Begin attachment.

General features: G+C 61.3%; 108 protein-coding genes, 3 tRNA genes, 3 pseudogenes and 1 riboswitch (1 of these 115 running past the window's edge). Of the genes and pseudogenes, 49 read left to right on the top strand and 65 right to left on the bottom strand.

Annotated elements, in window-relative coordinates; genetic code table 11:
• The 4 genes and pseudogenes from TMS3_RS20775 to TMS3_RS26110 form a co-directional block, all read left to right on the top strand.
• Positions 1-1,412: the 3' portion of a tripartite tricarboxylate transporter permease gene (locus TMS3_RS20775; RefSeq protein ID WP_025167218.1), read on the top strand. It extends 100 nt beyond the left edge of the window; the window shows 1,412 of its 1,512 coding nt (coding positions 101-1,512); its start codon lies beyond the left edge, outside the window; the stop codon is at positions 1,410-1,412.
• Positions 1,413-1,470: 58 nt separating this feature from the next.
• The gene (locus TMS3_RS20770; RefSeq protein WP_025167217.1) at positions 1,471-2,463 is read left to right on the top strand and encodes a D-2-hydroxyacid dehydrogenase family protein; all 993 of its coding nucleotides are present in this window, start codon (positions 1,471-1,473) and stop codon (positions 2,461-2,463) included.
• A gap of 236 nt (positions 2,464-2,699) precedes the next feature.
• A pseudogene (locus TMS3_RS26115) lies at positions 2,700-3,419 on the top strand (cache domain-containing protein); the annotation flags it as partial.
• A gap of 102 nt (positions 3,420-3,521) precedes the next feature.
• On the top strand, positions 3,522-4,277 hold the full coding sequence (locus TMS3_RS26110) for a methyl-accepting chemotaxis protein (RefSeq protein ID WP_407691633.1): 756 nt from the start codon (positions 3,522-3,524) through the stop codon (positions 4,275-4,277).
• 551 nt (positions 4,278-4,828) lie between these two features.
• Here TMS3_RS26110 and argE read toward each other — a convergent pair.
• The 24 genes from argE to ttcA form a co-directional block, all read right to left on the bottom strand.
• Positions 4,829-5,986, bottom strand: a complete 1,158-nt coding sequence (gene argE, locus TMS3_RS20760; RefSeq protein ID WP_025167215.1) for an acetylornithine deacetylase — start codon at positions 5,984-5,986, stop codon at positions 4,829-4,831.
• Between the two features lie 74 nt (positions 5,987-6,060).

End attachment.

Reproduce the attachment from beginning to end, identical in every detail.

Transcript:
General features: G+C 61.3%; 108 protein-coding genes, 3 tRNA genes, 3 pseudogenes and 1 riboswitch (1 of these 115 running past the window's edge). Of the genes and pseudogenes, 49 read left to right on the top strand and 65 right to left on the bottom strand.

Annotated elements, in window-relative coordinates; genetic code table 11:
• The 4 genes and pseudogenes from TMS3_RS20775 to TMS3_RS26110 form a co-directional block, all read left to right on the top strand.
• Positions 1-1,412: the 3' portion of a tripartite tricarboxylate transporter permease gene (locus TMS3_RS20775; RefSeq protein ID WP_025167218.1), read on the top strand. It extends 100 nt beyond the left edge of the window; the window shows 1,412 of its 1,512 coding nt (coding positions 101-1,512); its start codon lies beyond the left edge, outside the window; the stop codon is at positions 1,410-1,412.
• Positions 1,413-1,470: 58 nt separating this feature from the next.
• The gene (locus TMS3_RS20770; RefSeq protein WP_025167217.1) at positions 1,471-2,463 is read left to right on the top strand and encodes a D-2-hydroxyacid dehydrogenase family protein; all 993 of its coding nucleotides are present in this window, start codon (positions 1,471-1,473) and stop codon (positions 2,461-2,463) included.
• A gap of 236 nt (positions 2,464-2,699) precedes the next feature.
• A pseudogene (locus TMS3_RS26115) lies at positions 2,700-3,419 on the top strand (cache domain-containing protein); the annotation flags it as partial.
• A gap of 102 nt (positions 3,420-3,521) precedes the next feature.
• On the top strand, positions 3,522-4,277 hold the full coding sequence (locus TMS3_RS26110) for a methyl-accepting chemotaxis protein (RefSeq protein ID WP_407691633.1): 756 nt from the start codon (positions 3,522-3,524) through the stop codon (positions 4,275-4,277).
• 551 nt (positions 4,278-4,828) lie between these two features.
• Here TMS3_RS26110 and argE read toward each other — a convergent pair.
• The 24 genes from argE to ttcA form a co-directional block, all read right to left on the bottom strand.
• Positions 4,829-5,986, bottom strand: a complete 1,158-nt coding sequence (gene argE, locus TMS3_RS20760; RefSeq protein ID WP_025167215.1) for an acetylornithine deacetylase — start codon at positions 5,984-5,986, stop codon at positions 4,829-4,831.
• Between the two features lie 74 nt (positions 5,987-6,060).